Digestion• From food, humans must get basicorganic molecules to make ATP, buildtissues, and serve as cofactors andcoenzymes.– Digestion breaks polymers (carbohydrates,fats, and proteins) into monomer buildingblocks.• Via hydrolysis reactions– Absorption takes these monomers into thebloodstream to be allocated.
Hydrolysis of Polymers
Digestive Tract• Open at both endsand continuous withthe environment– Considered “outside”the body– Materials that cannotbe digested (cellulose)never actually “enter”the body.
Digestive Tract Functions1. Motility– Ingestion: taking food into the mouth– Mastication: chewing– Deglutination: swallowing– Peristalsis: one-way movement through tract– Segmentation: churning/mixing
Digestive Tract Functions2. Secretion– Exocrine: digestive enzymes, acid, mucus– Endocrine: hormones to regulate digestion3. Digestion– Breaking food down into smaller units4. Absorption– Passing broken-down food into blood or lymph
Digestive Tract Functions5. Storage and elimination– Temporary storage and elimination ofundigested food6. Immune barrier– Simple columnar epithelium with tightjunctions prevents swallowed pathogensfrom entering body.
GI Tract Layers• Layers are also called tunics• There are four tunics:Mucosa, Submucosa, Muscularis, and Serosa
GI Tract Layers1. Mucosa:inner secretory and absorptive layerin places it is folded to increase surface area (villi)contains lymph nodules, mucus secreting goblet cells, and athin layer of muscle
GI Tract Layers2. Submucosa:very vascular, to pick up nutrients; also has some glandscontains glands & nerve plexuses (submucosal plexus) thatcarry ANS activity to muscularis mucosae
GI Tract Layers3. Muscularis:smooth muscle; responsible for peristalsis and segmentationhas an inner circular & outer longitudinal layer of smooth musclemuscle activity moves food forward while pulverizing & mixing itregulated by Myenteric plexus containing symp. & parasymp.
GI Tract Layers4. Serosa:outer binding and protective layerconsists of areolar connective tissue covered with layer of simplesquamous epithelium
Regulation of the GI Tract• Parasympathetic division:• Via vagus nerve stimulates peristalsis and secretionin various organs of the digestive system• Sympathetic division– Inhibits peristalsis and secretion– Stimulates contraction of sphincters• Hormones:– From brain or other digestive organs
Regulation of the GI Tract• Intrinsic regulation:– Intrinsic sensory neurons in gut wall help inintrinsic regulation via separate entericnervous system– Paracrine signals
II. From Mouth to Stomach
Mouth• Mastication: Chewing breaks food downinto smaller pieces for deglutition andmixes it with saliva.• Saliva: contains mucus, an antimicrobialagent, and salivary amylase to startdigestion of starch.– Enhances taste and makes food slippary
Deglutition• initiated by receptors in the posterior oral cavityand oropharynx– Bolus is moved down esophagus to stomach viaperistalsisEsophagus10 inches longPasses through the diaphragm viathe esophageal hiatusUpper portion has skeletal muscle;lower portion smooth muscleLower esophageal sphincter opensto allow food to pass into stomach.It stays closed to preventregurgitation
Stomach: Functions• Stores food• Churns food to mix with gastric secretions• Begins protein digestion• Kills bacteria in the food (acid)• Moves food into small intestine in the formof chyme
Stomach Structure• Food is delivered tocardiac region.• Upper region =fundus• Lower region = body• Distal region =pyloris– Ends at pyloricsphincter• Lining has foldscalled rugae.
Stomach Structure• Gastric pits at base of folds lead to gastric glandswith secretory cells:– Goblet cells secrete mucus to help protect stomach liningfrom acid.
Stomach Structure– Parietal cells secrete HCl acid and intrinsic factor (helpssmall intestine to absorb vitamin B12).– Chief cells secrete pepsinogen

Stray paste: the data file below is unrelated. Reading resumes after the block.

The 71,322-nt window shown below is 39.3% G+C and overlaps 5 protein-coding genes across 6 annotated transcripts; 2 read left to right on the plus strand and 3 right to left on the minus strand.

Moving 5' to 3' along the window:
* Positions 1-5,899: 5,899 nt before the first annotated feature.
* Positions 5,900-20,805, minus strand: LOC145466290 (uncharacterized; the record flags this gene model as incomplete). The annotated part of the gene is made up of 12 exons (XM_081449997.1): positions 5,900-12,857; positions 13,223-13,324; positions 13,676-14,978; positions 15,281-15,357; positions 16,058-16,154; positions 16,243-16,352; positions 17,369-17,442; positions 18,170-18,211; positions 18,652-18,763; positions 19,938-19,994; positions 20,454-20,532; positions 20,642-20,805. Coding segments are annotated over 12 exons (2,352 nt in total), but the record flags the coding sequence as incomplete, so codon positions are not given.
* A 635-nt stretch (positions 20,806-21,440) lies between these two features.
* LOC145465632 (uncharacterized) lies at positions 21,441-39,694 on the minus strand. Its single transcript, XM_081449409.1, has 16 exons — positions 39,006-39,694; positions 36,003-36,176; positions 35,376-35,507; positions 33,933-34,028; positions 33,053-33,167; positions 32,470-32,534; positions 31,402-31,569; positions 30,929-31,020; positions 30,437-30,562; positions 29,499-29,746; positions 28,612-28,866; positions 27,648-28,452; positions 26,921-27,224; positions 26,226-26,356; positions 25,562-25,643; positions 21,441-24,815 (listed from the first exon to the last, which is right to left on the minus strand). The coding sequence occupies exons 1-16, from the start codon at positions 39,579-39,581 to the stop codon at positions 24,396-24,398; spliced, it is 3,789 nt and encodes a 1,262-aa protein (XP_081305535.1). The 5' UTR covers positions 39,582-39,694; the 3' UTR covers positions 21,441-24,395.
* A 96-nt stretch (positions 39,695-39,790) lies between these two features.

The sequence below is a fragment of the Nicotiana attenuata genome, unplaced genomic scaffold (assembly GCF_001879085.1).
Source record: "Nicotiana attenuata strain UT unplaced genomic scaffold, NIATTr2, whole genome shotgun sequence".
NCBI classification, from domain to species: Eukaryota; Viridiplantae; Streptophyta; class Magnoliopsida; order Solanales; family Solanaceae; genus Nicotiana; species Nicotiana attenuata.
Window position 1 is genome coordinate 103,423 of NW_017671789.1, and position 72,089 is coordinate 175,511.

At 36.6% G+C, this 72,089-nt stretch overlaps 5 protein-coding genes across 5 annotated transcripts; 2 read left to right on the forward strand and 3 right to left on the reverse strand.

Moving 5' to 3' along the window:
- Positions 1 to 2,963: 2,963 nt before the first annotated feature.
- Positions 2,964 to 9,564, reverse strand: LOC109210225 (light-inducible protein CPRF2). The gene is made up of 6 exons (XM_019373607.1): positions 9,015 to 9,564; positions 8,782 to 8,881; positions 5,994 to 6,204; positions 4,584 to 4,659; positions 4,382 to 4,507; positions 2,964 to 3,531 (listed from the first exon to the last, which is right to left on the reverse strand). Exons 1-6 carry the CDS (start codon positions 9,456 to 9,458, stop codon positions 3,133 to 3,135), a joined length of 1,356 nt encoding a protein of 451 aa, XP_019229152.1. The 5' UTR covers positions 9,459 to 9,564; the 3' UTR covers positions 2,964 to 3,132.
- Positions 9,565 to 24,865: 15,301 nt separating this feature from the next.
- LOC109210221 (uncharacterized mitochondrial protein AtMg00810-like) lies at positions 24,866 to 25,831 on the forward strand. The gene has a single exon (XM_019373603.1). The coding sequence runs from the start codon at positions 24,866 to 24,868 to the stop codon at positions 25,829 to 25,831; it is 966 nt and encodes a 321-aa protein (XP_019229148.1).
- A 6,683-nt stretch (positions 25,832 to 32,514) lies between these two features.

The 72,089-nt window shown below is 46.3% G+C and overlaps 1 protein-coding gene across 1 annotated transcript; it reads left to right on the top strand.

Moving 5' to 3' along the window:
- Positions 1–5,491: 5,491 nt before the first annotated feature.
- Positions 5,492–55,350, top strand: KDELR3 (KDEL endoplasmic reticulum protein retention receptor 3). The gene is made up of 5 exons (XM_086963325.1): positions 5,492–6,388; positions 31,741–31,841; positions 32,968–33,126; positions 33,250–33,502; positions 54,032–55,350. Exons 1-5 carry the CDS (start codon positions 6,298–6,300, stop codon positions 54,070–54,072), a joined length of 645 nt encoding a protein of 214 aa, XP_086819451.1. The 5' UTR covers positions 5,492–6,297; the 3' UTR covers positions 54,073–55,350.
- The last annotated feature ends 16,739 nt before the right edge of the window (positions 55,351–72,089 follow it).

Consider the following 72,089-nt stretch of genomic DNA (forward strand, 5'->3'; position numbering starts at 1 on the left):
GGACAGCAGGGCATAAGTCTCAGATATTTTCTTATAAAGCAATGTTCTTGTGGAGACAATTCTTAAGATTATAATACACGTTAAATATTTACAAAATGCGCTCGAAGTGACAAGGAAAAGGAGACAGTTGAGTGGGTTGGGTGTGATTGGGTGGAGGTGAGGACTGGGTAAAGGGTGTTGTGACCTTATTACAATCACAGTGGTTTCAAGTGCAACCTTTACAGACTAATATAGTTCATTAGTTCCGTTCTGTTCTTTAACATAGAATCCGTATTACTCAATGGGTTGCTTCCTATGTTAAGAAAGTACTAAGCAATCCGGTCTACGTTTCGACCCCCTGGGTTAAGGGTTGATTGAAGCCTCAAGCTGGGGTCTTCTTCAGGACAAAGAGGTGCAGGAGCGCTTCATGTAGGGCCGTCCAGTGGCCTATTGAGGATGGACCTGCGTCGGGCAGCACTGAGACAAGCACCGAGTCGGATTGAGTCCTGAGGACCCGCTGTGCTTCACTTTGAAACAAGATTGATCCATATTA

Stomach Structure– Enterochromaffin-like (ECL) cells secrete histamine andserotonin (paracrine signals).– G cells secrete gastrin (hormone).– D cells secrete somatostatin (hormone).
Stimulation of HCl Secretion• Gastrin: made in G cells; carried to parietal cellsin blood– Also stimulates ECL cells to make histamine• Histamine: also stimulates parietal cells via H2histamine receptors– Examples: Tagametand Zantac block H2 receptors.• Parasympathetic neurons: stimulate parietal andECL cells
Three Functions of HCl• Reduces pH to 2– Proteins aredenatured (allowsenzymes access).– Pepsinogen isconverted to activepepsin (digestsproteins).– Serves as theoptimal pH for pepsinactivity
Stomach Defenses• Acid and pepsin could eat the stomachlining.• Defenses that help prevent this:– Adherent layer of mucus with bicarbonate– Tight junctions between epithelial cells– Rapid epithelial mitosis that replacesepithelium every three days
Digestion and Absorption in the Stomach• Proteins begin digestion in the stomach.– Starches begin digestion in the mouth, butsalivary amylase is not active at pH 2, so thisactivity stops in the stomach.• Alcohol and NSAIDs (aspirin) are the onlycommon substances absorbed in thestomach (due to high lipid solubility).
Peptic Ulcers• Peptic ulcers: erosions ofthe mucosa of thestomach or duodenum– Helicobacter pylori:bacterium that reducesmucosal barriers to acid– Treatment for ulcerscombines K+/H+pumpinhibitors (Prilosec) andantibiotics.
Gastritis• Inflammation of the submucosa caused byacid eating at it– Histamine released as part of theinflammatory response can stimulate moreacid release.– Prostaglandins are needed to stimulateprotective alkaline mucus production.– NSAIDs inhibit prostaglandin activity and canlead to gastritis.– Tagamet and Zantac inhibit H2receptors.
IV. Small Intestine
Small Intestine Functions• Complete digestion of carbohydrates,proteins, and fats• Absorption of nutrients– Sugars, lipids, amino acids, calcium, and ironabsorbed in duodenum and jejunum– Bile salts, vitamin B12, water, and electrolytesin ileum– Very rapid due to villi and microvilli
Small Intestine Structure• Three sections:– Duodenum– Jejunum– Ileum• Mucosa andsubmucosa folded intoplicaecirculares;mucosa further foldedinto villi; and epithelialplasma membranesfolded into microvilli
Intestinal Enzymes• SI has no glands• has brush borderenzymes– These enzymes arenot released intolumen, but stayattached to plasmamembrane withactive site exposedto chyme
Intestinal Contractions/Motility• Smooth muscle contractions occur automatically.Contractions can be influenced by the autonomic nervoussystems• Peristalsis is weak. Movement of food is much slower dueto pressure at pyloric end.• Segmentation is stronger and serves to mix the chyme.
V. Digestion and Absorption ofCarbohydrates, Lipids, andProteins
Digestion and Absorption of Carbohydrates• Starch digestion begins inmouth with salivaryamylase and continues inintestines with pancreaticamylase.• Brush border enzymesfinish breaking downresulting products andother disaccharides(maltose, sucrose, lactose).• Monosaccharides areabsorbed across theepithelium into capillaries